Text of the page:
Slate has taken a look at Brooklyn artisanal manufacturing and pondered whether it could spread throughout the U.S. and revive our economy. The article notes two special conditions in Brooklyn that have fostered this new type of production: a local support infrastructure of shared kitchens, food blogs and markets such as Smorg; and a big pool of high-end consumers who can pay high prices for top quality goods. To go mass market, or at least nationwide, these businesses would have to grow big and Whole Foods-like, perhaps losing some of their specialness. But it is possible, as Whole Foods has shown. Even if they don’t go mass, if the nation winds up with a lot of small producers, that’s a good thing, the article concluded. Meanwhile, Forbes considered the other side of this equation in a story called “The Hollow Boom of Brooklyn: Behind Veneer of Gentrification, Life Gets Worse for Many.” The article stated: “Poverty citywide, meanwhile, has been rising for three years running and the real Brooklyn, roughly half non-white, remains surprisingly poor. Brooklyn’s median per capita income in 2009 was just under $23,000, almost $10,000 below the national average.” The bank bailout has stimulated Brownstone Brooklyn and even, indirectly, the “creative class,” but the recession has decimated the rest of Brooklyn, the article note. (Not mentioned: The effect of government downsizing and recent cuts to union jobs on working-class Brooklyn.) The New York Times considered the physical evidence of the offshoring of mass manufacturing with a look at the retrofitting of the manufacturing and industrial spaces lying empty along the Sunset Park waterfront. Click through to the story for a slideshow of photos of the Brooklyn Army Terminal. Even The Real Deal had something to say on the subject, with an Editor’s Note (from the Sept. 1 print edition, but linked on the home page today) that located the battle between the small batch and the big box on the street of Williamsburg, which is getting a Whole Foods and maybe a J.Crew.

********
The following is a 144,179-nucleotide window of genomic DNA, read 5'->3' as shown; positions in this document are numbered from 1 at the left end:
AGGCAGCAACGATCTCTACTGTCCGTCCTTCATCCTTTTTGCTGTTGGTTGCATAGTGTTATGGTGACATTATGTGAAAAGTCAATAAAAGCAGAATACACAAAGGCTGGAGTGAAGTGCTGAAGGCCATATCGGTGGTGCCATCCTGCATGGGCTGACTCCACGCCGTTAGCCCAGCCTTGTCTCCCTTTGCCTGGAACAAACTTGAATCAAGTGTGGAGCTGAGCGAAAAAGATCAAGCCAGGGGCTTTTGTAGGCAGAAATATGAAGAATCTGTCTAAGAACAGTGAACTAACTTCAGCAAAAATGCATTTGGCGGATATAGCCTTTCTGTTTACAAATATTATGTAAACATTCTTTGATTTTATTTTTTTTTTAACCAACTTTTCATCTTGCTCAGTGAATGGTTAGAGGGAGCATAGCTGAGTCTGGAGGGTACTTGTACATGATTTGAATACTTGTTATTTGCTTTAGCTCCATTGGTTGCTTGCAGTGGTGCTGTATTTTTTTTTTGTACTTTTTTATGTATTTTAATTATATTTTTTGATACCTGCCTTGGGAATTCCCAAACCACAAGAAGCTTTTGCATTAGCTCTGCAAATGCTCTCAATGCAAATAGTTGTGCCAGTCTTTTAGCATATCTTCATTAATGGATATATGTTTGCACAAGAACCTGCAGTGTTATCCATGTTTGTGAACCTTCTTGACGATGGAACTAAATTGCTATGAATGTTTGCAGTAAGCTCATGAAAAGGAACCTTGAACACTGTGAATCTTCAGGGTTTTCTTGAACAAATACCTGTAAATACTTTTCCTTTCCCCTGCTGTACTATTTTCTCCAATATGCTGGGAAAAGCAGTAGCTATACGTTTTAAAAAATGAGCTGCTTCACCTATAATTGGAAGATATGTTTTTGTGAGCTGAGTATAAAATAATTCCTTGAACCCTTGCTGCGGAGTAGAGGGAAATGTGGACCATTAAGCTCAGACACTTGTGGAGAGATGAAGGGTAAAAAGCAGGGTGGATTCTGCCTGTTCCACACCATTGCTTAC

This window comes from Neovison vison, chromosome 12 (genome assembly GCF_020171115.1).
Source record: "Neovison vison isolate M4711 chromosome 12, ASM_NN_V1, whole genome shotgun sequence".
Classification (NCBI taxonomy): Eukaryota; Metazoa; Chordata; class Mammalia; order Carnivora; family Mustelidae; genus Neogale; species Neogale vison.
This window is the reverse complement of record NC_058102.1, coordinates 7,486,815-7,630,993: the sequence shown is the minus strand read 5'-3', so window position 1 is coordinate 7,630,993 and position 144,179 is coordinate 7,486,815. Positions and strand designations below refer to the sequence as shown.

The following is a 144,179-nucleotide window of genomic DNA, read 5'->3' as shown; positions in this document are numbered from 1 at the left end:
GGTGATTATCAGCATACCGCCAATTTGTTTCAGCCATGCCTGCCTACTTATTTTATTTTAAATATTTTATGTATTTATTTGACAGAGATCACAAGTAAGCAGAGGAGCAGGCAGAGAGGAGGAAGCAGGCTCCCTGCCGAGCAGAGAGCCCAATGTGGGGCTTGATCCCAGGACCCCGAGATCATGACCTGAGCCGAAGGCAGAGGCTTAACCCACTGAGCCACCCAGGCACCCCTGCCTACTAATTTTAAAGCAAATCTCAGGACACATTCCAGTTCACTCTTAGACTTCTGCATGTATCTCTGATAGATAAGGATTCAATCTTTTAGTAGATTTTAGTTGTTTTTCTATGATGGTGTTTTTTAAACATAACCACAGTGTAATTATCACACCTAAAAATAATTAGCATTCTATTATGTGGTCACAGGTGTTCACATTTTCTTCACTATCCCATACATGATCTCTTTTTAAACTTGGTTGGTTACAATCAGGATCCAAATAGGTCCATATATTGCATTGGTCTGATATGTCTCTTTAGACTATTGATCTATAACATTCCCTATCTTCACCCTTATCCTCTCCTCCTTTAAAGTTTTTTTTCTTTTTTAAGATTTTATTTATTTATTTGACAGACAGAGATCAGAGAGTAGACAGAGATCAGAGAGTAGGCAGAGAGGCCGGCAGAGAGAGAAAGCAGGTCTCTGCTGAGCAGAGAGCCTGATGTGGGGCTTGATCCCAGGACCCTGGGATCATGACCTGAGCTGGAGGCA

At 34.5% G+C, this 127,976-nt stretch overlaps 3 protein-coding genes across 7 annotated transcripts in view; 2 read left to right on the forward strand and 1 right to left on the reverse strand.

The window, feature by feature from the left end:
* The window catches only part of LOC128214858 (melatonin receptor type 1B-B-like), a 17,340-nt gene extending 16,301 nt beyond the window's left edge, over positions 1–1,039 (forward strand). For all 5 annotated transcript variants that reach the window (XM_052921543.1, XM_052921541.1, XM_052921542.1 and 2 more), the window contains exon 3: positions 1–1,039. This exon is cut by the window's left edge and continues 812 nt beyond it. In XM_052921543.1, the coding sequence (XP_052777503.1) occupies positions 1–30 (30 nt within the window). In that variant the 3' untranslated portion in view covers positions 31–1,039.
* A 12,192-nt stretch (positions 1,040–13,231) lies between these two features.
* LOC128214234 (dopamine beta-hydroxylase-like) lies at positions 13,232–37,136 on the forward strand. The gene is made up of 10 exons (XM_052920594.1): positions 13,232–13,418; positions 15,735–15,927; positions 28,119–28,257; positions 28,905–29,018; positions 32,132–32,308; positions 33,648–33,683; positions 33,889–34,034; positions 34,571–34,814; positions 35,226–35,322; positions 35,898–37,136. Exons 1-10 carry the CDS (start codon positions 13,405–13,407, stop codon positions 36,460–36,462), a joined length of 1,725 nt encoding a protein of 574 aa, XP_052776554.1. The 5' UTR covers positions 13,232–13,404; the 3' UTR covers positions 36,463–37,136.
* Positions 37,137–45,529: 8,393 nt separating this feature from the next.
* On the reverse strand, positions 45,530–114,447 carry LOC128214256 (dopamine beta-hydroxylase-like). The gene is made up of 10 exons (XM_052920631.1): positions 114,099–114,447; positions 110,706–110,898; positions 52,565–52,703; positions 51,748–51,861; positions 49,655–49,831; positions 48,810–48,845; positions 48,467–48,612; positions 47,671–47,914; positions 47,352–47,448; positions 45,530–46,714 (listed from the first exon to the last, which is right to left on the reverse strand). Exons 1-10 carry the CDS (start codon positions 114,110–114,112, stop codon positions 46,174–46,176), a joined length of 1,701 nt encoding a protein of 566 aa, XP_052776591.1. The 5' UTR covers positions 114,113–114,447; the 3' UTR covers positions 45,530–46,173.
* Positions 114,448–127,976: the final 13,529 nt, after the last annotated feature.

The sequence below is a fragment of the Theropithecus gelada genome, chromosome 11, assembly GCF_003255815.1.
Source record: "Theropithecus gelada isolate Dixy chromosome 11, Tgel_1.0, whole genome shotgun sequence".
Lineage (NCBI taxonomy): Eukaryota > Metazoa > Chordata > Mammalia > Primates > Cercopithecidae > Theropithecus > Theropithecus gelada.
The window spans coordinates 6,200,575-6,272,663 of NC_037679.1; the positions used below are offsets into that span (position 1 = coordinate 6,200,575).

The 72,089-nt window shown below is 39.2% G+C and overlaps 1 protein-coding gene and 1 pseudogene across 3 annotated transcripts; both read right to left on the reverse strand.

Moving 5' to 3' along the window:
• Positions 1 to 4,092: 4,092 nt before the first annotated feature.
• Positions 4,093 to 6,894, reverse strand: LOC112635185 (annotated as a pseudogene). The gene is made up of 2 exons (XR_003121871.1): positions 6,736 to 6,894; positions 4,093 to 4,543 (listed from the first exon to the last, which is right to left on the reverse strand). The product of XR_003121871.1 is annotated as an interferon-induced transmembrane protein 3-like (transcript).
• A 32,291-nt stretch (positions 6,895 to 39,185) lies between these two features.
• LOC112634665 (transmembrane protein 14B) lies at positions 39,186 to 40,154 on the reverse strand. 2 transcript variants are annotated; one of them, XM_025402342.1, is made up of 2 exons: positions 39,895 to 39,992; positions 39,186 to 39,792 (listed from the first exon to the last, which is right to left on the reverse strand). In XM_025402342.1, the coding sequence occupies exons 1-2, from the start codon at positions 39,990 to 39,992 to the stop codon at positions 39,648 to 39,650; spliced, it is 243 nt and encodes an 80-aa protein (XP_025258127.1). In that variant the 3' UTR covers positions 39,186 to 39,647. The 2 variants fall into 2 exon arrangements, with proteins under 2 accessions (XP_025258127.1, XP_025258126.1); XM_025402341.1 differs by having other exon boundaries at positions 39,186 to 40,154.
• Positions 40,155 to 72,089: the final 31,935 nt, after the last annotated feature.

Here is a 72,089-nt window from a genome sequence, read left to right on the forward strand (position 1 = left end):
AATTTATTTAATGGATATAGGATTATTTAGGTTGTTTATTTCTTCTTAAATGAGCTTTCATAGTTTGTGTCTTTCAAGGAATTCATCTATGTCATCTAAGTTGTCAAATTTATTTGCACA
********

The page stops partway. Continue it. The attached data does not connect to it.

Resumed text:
To some degree, the tension between the mass market and the artisanal is a false canard. If people are selling $10 bags of granola or $14 pickles or $9 bottles of jam, there must be enough wealth to pay those prices. These handcrafted products are a sign of prosperity, not antithetical to it. The wealthy residents in the city are supporting this whole new borough of tinkerers, artists, graphic designers, small-batch entrepreneurs and chefs. But there seems to be a growing cultural gap between big cities and the rest of the country, which is partly being reflected in the presidential race. (I think its reasonable to assume that most rural tea partiers don’t care if their granola is organic). The divide is also economic. Given the general economic uncertainty nationally, big cities like New York have done well — and so has their real estate.
Can Brooklyn Hipsters Save the American Economy? [Slate]
Behind Veneer of Gentrification, Life Worse for Many [Forbes]
Manufacturing Space in Brooklyn Retools for the Modern Tenant [NYT]
The Battle Between Small Batch and Big Box [TRD]
Photo of Brooklyn Army Terminal Building B by Mambo’Dan